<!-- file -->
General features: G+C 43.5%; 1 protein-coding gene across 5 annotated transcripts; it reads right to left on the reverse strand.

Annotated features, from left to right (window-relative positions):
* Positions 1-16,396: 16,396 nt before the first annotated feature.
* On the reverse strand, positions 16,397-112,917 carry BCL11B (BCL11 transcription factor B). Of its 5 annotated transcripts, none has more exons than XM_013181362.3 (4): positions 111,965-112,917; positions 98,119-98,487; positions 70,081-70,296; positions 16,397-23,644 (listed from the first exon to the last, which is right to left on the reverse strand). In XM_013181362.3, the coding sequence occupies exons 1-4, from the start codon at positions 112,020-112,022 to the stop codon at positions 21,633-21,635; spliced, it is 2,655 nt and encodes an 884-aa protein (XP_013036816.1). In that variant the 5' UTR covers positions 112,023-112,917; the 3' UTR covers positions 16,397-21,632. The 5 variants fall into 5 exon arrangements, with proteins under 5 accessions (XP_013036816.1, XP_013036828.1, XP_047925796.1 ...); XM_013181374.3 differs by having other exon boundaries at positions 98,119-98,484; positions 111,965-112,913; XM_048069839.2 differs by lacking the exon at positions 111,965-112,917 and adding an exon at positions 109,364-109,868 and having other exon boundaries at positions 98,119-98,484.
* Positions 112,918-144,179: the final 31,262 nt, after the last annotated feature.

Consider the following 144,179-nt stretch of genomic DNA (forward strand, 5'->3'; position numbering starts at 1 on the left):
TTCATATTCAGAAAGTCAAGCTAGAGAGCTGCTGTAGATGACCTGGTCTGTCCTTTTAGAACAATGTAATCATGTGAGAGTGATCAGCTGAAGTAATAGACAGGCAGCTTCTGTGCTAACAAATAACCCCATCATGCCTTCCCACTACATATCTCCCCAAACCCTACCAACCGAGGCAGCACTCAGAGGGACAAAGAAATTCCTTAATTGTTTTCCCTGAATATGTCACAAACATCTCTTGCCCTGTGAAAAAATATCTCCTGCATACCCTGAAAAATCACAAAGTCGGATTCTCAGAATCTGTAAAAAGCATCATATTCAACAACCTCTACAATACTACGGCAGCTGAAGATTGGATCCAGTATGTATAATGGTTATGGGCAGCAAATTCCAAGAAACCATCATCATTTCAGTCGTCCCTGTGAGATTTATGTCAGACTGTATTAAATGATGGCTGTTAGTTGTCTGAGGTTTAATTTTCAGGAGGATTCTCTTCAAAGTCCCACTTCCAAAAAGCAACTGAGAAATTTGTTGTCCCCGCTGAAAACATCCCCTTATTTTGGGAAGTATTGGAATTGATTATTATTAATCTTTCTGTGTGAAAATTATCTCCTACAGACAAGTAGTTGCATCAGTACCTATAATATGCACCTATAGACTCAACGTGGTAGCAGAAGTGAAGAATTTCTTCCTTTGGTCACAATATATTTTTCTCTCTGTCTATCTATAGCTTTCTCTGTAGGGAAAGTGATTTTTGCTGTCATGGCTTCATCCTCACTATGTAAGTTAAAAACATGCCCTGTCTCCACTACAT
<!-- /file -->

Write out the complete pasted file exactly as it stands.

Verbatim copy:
General features: G+C 43.5%; 1 protein-coding gene across 5 annotated transcripts; it reads right to left on the reverse strand.

Annotated features, from left to right (window-relative positions):
* Positions 1-16,396: 16,396 nt before the first annotated feature.
* On the reverse strand, positions 16,397-112,917 carry BCL11B (BCL11 transcription factor B). Of its 5 annotated transcripts, none has more exons than XM_013181362.3 (4): positions 111,965-112,917; positions 98,119-98,487; positions 70,081-70,296; positions 16,397-23,644 (listed from the first exon to the last, which is right to left on the reverse strand). In XM_013181362.3, the coding sequence occupies exons 1-4, from the start codon at positions 112,020-112,022 to the stop codon at positions 21,633-21,635; spliced, it is 2,655 nt and encodes an 884-aa protein (XP_013036816.1). In that variant the 5' UTR covers positions 112,023-112,917; the 3' UTR covers positions 16,397-21,632. The 5 variants fall into 5 exon arrangements, with proteins under 5 accessions (XP_013036816.1, XP_013036828.1, XP_047925796.1 ...); XM_013181374.3 differs by having other exon boundaries at positions 98,119-98,484; positions 111,965-112,913; XM_048069839.2 differs by lacking the exon at positions 111,965-112,917 and adding an exon at positions 109,364-109,868 and having other exon boundaries at positions 98,119-98,484.
* Positions 112,918-144,179: the final 31,262 nt, after the last annotated feature.

Consider the following 144,179-nt stretch of genomic DNA (forward strand, 5'->3'; position numbering starts at 1 on the left):
TTCATATTCAGAAAGTCAAGCTAGAGAGCTGCTGTAGATGACCTGGTCTGTCCTTTTAGAACAATGTAATCATGTGAGAGTGATCAGCTGAAGTAATAGACAGGCAGCTTCTGTGCTAACAAATAACCCCATCATGCCTTCCCACTACATATCTCCCCAAACCCTACCAACCGAGGCAGCACTCAGAGGGACAAAGAAATTCCTTAATTGTTTTCCCTGAATATGTCACAAACATCTCTTGCCCTGTGAAAAAATATCTCCTGCATACCCTGAAAAATCACAAAGTCGGATTCTCAGAATCTGTAAAAAGCATCATATTCAACAACCTCTACAATACTACGGCAGCTGAAGATTGGATCCAGTATGTATAATGGTTATGGGCAGCAAATTCCAAGAAACCATCATCATTTCAGTCGTCCCTGTGAGATTTATGTCAGACTGTATTAAATGATGGCTGTTAGTTGTCTGAGGTTTAATTTTCAGGAGGATTCTCTTCAAAGTCCCACTTCCAAAAAGCAACTGAGAAATTTGTTGTCCCCGCTGAAAACATCCCCTTATTTTGGGAAGTATTGGAATTGATTATTATTAATCTTTCTGTGTGAAAATTATCTCCTACAGACAAGTAGTTGCATCAGTACCTATAATATGCACCTATAGACTCAACGTGGTAGCAGAAGTGAAGAATTTCTTCCTTTGGTCACAATATATTTTTCTCTCTGTCTATCTATAGCTTTCTCTGTAGGGAAAGTGATTTTTGCTGTCATGGCTTCATCCTCACTATGTAAGTTAAAAACATGCCCTGTCTCCACTACAT